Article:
Spotlight on domestic violence

Local advocacy groups are set to mark 16 days of activism against gender-based violence this month to shine the light on domestic abuse.

The days are part of the annual UN Women (United Nations Entity for Gender Equality and the Empowerment of Women) campaign. The initiative runs from 25 Nov., the International Day for the Elimination of Violence Against Women, until 10 Dec. This year’s theme for the 16 days is ‘Orange the World: Generation Equality Stands Against Rape!’

The Business and Professional Women’s Club of Cayman and local domestic-violence support groups have planned a number of activities to mark the international campaign locally.

BPW and Silent Witness March co-chair Mahreen Nabi said domestic violence continues to be a challenging issue for local law enforcement agencies and not-for-profit organisations here on island.

Domestic violence in the Cayman Islands
2017 – 990 reports
2018 –  2,218 reports
2019 – 1,900 (up to August)
(Source: MASH)

“Domestic violence is a societal issue; it impacts schools, it impacts your churches, it impacts every single group in society, and everybody needs to be getting involved,” she said.

Last month BPW held it 19th Silent Witness March to highlight the stories of those who live lives affected by violence.

“We hope that by doing this year after year, making noise year after year and having people discuss it in the media we can help build that awareness and get that action and then, ultimately, have more services to support victims and help have more awareness of issues that relate to domestic violence,” Nabi said.

Fighting for the cause in Cayman

Last year Cayman recorded over 2,000 domestic-violence cases and the Royal Cayman Islands Police Service said they expect that number to be surpassed by the end of the year as they have already registered 1,900 cases through August.

In 2017, there were about 900 reports of domestic violence, said Mehr Lamba, outreach coordinator with the Cayman Islands Crisis Centre. “In 2018 it was over 2,200 and that’s more than a 124% increase in domestic violence reports, but it is not because domestic violence is happening more,” she added.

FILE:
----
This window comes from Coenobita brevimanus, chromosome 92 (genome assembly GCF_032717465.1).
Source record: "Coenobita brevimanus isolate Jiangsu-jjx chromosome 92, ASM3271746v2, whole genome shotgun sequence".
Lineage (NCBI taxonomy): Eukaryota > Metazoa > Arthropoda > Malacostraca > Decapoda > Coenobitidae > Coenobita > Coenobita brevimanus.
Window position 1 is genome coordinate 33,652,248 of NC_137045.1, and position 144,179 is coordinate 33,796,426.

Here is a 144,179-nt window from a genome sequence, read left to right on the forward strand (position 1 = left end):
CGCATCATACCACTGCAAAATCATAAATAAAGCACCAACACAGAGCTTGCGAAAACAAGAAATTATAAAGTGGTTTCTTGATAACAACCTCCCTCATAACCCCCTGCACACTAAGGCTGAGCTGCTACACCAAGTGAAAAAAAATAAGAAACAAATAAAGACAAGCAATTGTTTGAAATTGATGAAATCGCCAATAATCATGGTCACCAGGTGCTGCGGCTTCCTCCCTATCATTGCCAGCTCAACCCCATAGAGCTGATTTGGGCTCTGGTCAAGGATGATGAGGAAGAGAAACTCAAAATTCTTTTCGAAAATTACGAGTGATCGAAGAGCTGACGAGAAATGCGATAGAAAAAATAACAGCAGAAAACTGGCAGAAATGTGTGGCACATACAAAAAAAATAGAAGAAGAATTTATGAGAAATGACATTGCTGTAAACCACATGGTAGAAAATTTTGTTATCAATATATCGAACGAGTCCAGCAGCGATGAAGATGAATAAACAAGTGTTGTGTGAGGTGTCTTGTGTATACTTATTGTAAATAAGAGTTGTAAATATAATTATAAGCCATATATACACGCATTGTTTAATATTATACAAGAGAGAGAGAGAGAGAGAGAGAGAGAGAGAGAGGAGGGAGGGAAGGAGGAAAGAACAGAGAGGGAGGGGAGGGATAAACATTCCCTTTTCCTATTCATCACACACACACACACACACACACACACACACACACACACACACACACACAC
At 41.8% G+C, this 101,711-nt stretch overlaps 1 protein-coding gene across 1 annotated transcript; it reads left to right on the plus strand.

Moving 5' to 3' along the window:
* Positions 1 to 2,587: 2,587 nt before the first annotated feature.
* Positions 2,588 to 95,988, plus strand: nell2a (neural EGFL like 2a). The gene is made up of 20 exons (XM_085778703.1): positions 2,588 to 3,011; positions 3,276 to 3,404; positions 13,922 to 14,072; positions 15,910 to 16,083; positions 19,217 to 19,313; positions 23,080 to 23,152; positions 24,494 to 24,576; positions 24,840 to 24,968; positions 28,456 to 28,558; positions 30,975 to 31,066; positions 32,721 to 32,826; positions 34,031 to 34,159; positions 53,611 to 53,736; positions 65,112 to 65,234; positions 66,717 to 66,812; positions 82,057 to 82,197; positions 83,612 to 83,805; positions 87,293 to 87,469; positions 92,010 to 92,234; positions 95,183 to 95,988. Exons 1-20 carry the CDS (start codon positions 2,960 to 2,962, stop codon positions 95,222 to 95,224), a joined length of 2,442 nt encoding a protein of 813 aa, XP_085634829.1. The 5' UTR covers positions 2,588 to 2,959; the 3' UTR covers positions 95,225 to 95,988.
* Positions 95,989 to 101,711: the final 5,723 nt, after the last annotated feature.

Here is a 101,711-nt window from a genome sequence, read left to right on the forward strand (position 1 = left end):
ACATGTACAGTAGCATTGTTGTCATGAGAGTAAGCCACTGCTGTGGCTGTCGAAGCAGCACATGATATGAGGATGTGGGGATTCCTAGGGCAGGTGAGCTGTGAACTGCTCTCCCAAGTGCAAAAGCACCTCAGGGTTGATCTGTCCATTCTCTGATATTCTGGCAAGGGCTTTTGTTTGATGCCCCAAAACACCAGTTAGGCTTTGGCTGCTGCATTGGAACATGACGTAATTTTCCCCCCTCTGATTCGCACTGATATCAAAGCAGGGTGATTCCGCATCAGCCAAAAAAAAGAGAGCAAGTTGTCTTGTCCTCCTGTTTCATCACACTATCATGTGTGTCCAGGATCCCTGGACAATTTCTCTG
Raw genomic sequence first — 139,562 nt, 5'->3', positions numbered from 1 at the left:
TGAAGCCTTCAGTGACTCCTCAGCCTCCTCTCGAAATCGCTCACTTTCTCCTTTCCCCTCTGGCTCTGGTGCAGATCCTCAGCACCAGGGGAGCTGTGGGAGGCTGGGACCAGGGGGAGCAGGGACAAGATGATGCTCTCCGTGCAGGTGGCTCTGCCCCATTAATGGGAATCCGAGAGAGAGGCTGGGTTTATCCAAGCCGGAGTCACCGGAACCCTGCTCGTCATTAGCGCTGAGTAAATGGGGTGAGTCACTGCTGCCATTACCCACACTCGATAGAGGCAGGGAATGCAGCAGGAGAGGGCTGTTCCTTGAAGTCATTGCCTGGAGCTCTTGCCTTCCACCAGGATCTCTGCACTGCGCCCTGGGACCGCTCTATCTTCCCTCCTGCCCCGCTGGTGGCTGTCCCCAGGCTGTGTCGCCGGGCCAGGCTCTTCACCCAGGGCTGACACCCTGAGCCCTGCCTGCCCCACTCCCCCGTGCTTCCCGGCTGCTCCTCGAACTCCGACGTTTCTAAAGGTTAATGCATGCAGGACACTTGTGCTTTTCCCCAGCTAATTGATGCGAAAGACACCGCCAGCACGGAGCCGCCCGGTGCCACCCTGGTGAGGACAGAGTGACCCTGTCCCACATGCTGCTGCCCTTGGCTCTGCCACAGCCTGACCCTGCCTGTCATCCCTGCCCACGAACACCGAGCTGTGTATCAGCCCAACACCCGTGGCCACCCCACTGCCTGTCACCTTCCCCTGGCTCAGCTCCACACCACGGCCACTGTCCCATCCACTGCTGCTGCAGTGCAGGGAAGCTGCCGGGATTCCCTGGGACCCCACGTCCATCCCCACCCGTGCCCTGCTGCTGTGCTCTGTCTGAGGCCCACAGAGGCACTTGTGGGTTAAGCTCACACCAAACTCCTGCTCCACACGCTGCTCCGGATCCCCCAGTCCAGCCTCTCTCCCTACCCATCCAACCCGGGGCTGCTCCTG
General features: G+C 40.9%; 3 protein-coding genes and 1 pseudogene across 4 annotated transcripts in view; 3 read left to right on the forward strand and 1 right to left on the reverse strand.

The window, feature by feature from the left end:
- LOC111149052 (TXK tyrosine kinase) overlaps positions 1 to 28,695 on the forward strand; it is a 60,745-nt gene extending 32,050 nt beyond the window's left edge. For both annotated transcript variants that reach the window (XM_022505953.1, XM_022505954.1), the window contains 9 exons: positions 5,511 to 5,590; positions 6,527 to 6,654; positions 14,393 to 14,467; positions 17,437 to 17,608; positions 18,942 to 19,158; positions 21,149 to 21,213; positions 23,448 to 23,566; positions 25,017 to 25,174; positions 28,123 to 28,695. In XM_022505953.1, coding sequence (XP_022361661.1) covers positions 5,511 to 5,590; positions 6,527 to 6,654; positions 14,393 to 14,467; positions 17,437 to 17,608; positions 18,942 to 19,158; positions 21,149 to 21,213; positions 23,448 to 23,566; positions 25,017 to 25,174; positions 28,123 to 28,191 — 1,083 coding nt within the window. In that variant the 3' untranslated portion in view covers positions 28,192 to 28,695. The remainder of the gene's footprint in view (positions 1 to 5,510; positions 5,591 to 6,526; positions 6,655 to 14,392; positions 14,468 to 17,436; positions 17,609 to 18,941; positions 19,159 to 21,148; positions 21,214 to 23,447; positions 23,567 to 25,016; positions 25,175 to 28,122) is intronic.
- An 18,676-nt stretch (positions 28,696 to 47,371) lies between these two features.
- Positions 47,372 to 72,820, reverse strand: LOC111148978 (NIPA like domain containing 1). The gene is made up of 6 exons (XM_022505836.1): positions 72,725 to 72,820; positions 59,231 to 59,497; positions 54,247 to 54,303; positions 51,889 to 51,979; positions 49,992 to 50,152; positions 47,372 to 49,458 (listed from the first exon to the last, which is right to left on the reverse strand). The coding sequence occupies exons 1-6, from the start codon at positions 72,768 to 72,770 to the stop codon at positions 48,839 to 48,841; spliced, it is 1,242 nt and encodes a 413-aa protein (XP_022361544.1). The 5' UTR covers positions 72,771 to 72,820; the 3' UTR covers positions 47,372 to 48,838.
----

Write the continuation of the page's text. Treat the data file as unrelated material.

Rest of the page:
Read Amy’s story about ending the cycle of abuse

She believes the high number of reports show that more people are reaching out for help.
She said the global MeToo movement and Time’s Up campaign against sexual harassment and abuse had helped.

“It’s a worldwide shift in how people are talking about domestic violence and people are recognising the experience they are having,” Lamba said.

She said those supporting domestic-violence survivors see the rise in reporting as an increase in people reaching out for help.

“We are not seeing that as a negative thing, that there is an increase in domestic violence happening. It just means that people know that our services are available. People are accessing our services to leave abusive situations and begin to live their lives free from violence,” she said.

Lamba pointed out that in Cayman efforts to deal with domestic violence are growing with the Multi-Agency Safeguarding Unit (MASH) hub and the Crisis Centre opening of Estella’s Place, which is a walk-in centre.

“We are doing more as a community in Cayman to raise awareness of domestic violence and people are taking a stand against it more than they ever have,” she said.

Cayman opened a specialist domestic-violence court last year to fast-track related cases through the court system.

Last month seven not-for-profits and government agencies came together to formally launch the Alliance to End Domestic Violence, under the patronage of the governor’s wife, Elisabeth Roper.

The alliance said its objective is to end domestic violence and to do this it will work with other community organisations as necessary, as well as directly consult with people who have experienced such abuse.

Alliance to End Domestic Violence members

Cayman Islands Crisis Centre, the Department of Children and Family Services, the Department of Community Rehabilitation, the Family Resource Centre, the Gender Affairs Unit, the Multi-Agency Safeguarding Hub and the Royal Cayman Islands Police Service.


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